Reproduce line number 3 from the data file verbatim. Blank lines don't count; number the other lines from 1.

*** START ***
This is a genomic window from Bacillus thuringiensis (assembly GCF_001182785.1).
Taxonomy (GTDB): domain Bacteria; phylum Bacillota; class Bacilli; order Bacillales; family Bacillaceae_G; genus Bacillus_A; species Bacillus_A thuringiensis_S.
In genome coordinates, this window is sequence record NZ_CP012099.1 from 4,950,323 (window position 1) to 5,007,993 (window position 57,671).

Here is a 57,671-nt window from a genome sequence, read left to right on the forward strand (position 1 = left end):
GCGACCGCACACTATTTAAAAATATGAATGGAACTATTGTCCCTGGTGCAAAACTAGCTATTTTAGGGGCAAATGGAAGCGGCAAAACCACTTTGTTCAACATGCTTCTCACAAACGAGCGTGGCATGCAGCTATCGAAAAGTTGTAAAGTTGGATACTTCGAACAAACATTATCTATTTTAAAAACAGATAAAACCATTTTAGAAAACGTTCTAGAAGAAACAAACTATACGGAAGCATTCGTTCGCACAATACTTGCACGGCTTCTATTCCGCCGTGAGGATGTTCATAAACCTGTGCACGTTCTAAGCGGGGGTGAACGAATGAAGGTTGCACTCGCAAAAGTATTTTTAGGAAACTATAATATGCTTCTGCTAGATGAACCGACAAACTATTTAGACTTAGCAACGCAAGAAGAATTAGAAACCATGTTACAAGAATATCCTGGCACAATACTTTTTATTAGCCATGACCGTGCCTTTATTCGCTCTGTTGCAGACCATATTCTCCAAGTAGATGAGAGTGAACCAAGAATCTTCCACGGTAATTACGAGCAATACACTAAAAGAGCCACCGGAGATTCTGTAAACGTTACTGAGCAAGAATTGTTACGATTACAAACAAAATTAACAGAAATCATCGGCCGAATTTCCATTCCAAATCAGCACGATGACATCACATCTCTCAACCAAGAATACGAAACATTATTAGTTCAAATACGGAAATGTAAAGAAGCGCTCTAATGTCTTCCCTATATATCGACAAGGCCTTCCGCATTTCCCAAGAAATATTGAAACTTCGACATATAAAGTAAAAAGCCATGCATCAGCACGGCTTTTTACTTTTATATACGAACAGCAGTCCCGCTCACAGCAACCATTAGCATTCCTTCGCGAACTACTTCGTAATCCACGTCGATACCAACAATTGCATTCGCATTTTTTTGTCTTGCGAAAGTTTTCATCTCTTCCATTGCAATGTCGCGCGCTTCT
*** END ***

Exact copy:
In genome coordinates, this window is sequence record NZ_CP012099.1 from 4,950,323 (window position 1) to 5,007,993 (window position 57,671).